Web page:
Jeremy Haefner’s passions include pushing the boundaries of health and wellness (he’s an Ironman triathlete), creating ways to use technology as a learning tool (he’s received awards for advanced teaching and innovation), and applying mathematics to solve serious issues (he’s especially fond of prime numbers).
Haefner—who became DU’s 19th chancellor in July, after Rebecca Chopp stepped down due to health concerns—believes in unlimited human potential and the power of working together in harmony, ideals personified in “Star Trek,” one of his favorite TV series. He has more than three decades of higher education leadership experience, including posts at the Rochester Institute of Technology and the University of Colorado Colorado Springs. But it’s been the past year, when he served as DU’s provost and executive vice chancellor and worked closely with Chancellor Emerita Rebecca Chopp, that he says energized him for his role in DU’s top post.
“It’s been a tremendous season of change, but throughout that change process, this transition, we have stuck to what was really important, and that’s our students and the work that we’re doing to impact the world through our research,” Haefner says.
Denise O’Leary, chair of DU’s Board of Trustees, says Haefner is the right leader at the right time to move DU forward.
“Our community has, in Jeremy, a national thought leader in student and faculty success, a great communicator, and an individual personally committed to advancing the University and further expanding our diverse and inclusive community and shared values,” O’Leary says. “When selecting our new chancellor, we took into account the importance of sustaining the focus and momentum our community has created through the hard work of so many on campus.”
Haefner worked closely with faculty and staff members in his role as provost, but as chancellor, he says, he looks forward to reaching out and building community across the DU spectrum, including students, alumni, parents and friends.
“It’s all about the University at this point in time— about securing the future of the institution,” he says. “We have a great foundation, thanks to the leadership of past chancellors like Dan Ritchie, Robert Coombe, Dwight Smith and Rebecca Chopp.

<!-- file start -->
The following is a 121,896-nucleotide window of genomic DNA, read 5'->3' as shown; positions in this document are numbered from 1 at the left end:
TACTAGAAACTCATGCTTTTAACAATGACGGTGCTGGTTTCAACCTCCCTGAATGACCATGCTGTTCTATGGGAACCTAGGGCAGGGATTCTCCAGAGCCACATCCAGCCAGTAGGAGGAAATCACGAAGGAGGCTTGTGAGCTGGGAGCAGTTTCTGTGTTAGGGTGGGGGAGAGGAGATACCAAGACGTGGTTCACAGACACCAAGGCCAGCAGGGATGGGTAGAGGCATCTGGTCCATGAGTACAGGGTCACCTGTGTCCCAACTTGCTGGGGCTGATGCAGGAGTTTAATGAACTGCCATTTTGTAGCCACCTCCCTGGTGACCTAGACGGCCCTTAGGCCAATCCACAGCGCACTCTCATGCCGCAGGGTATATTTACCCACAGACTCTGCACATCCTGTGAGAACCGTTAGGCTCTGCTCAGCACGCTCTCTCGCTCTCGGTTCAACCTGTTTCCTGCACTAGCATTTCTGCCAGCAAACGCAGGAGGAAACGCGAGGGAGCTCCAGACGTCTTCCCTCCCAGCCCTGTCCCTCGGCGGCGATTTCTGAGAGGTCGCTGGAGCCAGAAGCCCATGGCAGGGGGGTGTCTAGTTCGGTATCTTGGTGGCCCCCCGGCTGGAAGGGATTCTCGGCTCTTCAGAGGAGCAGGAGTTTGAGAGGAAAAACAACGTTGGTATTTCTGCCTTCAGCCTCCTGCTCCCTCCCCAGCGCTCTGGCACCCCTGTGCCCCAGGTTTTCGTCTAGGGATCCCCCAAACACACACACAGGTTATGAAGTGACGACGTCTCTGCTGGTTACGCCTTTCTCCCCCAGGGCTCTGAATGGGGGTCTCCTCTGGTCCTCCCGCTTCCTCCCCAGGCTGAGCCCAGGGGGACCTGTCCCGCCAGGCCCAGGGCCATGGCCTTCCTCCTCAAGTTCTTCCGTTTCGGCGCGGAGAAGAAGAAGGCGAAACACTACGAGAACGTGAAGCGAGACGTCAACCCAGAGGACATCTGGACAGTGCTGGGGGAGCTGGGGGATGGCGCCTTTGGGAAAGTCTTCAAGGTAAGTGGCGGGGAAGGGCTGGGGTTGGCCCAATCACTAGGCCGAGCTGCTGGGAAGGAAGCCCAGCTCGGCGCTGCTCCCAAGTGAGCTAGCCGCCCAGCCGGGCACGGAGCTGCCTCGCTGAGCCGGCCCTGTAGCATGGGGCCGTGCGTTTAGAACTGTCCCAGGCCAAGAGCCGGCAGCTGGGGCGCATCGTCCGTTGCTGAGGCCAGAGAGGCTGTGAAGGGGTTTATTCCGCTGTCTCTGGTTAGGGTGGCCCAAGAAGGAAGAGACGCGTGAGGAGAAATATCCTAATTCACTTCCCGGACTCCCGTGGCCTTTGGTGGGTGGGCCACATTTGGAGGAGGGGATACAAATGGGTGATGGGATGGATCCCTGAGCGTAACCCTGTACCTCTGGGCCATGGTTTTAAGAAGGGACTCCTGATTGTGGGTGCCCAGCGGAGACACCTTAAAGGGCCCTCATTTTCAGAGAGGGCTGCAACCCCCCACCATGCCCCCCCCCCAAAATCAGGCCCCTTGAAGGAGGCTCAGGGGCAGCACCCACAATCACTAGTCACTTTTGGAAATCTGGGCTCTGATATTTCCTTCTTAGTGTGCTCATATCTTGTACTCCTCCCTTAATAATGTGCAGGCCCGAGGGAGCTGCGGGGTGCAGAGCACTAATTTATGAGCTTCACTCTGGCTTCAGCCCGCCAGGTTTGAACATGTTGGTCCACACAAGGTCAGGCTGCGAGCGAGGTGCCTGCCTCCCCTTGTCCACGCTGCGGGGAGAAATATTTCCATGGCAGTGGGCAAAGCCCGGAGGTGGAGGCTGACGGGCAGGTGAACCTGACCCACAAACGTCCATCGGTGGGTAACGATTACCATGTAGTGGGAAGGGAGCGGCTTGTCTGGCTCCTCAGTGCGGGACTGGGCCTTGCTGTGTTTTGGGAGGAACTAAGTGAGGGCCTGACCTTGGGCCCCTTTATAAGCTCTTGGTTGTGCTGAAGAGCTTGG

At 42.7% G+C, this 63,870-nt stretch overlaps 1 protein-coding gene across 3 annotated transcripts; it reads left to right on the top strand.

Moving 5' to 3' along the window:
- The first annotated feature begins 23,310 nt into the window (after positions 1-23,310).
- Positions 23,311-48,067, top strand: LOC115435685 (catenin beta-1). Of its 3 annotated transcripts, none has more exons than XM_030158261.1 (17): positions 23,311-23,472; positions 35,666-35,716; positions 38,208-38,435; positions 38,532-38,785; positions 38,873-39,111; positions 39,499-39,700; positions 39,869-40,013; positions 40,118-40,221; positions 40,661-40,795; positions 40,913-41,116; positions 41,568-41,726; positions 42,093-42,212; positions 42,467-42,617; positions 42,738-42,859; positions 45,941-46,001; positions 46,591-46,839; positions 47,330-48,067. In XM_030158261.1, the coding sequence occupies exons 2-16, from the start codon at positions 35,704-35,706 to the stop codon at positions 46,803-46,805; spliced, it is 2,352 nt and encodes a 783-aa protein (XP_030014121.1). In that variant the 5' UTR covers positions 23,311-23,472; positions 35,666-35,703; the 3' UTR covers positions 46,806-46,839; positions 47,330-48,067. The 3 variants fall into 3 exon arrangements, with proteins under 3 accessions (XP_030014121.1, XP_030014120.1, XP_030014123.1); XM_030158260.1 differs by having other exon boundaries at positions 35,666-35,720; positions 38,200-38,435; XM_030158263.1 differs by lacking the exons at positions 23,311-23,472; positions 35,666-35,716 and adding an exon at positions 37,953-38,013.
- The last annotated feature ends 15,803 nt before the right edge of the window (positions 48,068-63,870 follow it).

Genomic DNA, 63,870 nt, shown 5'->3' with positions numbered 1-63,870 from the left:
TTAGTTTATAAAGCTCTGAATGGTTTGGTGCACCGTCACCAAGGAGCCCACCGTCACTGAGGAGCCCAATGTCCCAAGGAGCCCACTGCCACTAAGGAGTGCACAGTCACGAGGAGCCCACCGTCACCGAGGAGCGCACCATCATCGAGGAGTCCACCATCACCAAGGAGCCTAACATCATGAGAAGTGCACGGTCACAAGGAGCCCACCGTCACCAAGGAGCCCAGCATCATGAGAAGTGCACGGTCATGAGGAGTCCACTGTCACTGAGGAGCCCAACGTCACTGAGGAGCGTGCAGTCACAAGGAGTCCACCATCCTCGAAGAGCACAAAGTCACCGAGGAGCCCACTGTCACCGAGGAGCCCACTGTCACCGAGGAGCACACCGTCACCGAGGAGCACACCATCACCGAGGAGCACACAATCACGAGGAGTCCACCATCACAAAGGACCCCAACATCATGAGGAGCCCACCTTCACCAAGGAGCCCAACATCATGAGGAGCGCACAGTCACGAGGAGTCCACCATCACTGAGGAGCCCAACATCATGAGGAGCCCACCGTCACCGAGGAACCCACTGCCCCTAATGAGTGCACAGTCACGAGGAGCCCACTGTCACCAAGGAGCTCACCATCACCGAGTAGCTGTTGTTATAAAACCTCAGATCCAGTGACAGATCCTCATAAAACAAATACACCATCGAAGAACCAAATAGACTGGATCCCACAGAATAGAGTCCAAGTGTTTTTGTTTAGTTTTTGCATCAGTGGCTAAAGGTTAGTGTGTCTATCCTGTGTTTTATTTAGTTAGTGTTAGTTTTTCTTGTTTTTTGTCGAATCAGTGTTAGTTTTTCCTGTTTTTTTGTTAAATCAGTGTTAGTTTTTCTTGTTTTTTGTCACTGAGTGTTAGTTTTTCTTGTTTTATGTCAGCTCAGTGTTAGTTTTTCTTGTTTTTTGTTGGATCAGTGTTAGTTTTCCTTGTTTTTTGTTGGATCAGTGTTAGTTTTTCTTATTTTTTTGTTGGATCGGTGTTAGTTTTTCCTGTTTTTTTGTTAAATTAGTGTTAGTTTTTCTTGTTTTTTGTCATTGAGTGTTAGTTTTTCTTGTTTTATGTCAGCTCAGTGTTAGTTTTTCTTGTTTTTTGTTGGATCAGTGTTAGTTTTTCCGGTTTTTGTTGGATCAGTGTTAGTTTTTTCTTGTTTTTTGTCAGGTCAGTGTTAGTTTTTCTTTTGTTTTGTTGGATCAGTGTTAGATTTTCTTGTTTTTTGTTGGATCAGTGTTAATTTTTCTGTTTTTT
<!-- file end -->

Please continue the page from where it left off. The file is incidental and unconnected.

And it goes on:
“Throughout its history, DU really has demonstrated these characteristics of resilience, of grit and determination: ‘We’re going to be here, we’re going to prosper and we’re going to be recognized as the great university we are, with incredible excellence built in the academic programs,’” he continues. “That determination is just hard-wired in our DNA now.”
Although he assumes DU’s top post at a time of significant growth on campus—a new student commons, residence hall and career success center all are scheduled to open in the next year—Haefner is mindful of the “headwinds” facing not just DU, but all of higher education: A demographic decrease in the number of students graduating from high school and enrolling in college. Questions about the value and cost of a college degree. Increased competition from third-party players providing boot camps and other specialized training, in person and online.
When it comes to enduring those headwinds, Haefner—whose PhD in mathematics informs his logical approach to problem-solving—has a few ideas. Among those are thinking strategically about improved spaces for the sciences, as well as the creative arts, and emphasizing cocurricular activities—particularly those focused on overall health and wellness—and finding ways to tie them more strongly to the curriculum. Haefner also wants to find ways to spotlight DU’s public good activities in a more transparent and cohesive fashion.
Another item near the top of his list is furthering efforts to improve the neighborhoods surrounding campus.
“We call this the ‘DU District,’” Haefner says. “We are looking at the areas most immediately adjacent to campus, hoping to create more of a natural ‘gateway’ to DU and provide more of a welcoming space to attract prospective students and faculty members, as well as our neighbors in the Denver region. I’m hoping it has a vibe that is a perfect match for our students and the city of Denver.”
Also significant to enhancing the case for DU, he says, are the three new buildings designed to transform the student experience at DU: the Burwell Center for Career Achievement, the Dimond Family Residential Village for first-year students and the Community Commons, a reimagined Driscoll Student Center built for 21st-century students but also expanded to include ways for all members of the DU community to engage with one another.
“Thinking about how parents view the University of Denver is going to be really important in the years ahead,” he says. “Creating a new Community Commons, a student union that is really a nexus for the community, where people are going to have more intellectual collisions, is a huge piece of our future vision.
“The Dimond Family Residential Village is going to be innovative in terms of programming and how the building is going to facilitate some of our cognitive and emotional skill sets,” Haefner continues. “And the Burwell Center for Career Achievement—no one else is really approaching career counseling across all four of a student’s undergraduate years. The building also is about finding strong, innovative and enduring connections with our alumni. It really adds to our value proposition so we can attract more prospective students, and their families, in a significant way. When we add really great cocurricular programming and some other experiences, then we really have a compelling message for DU for the 21st century.”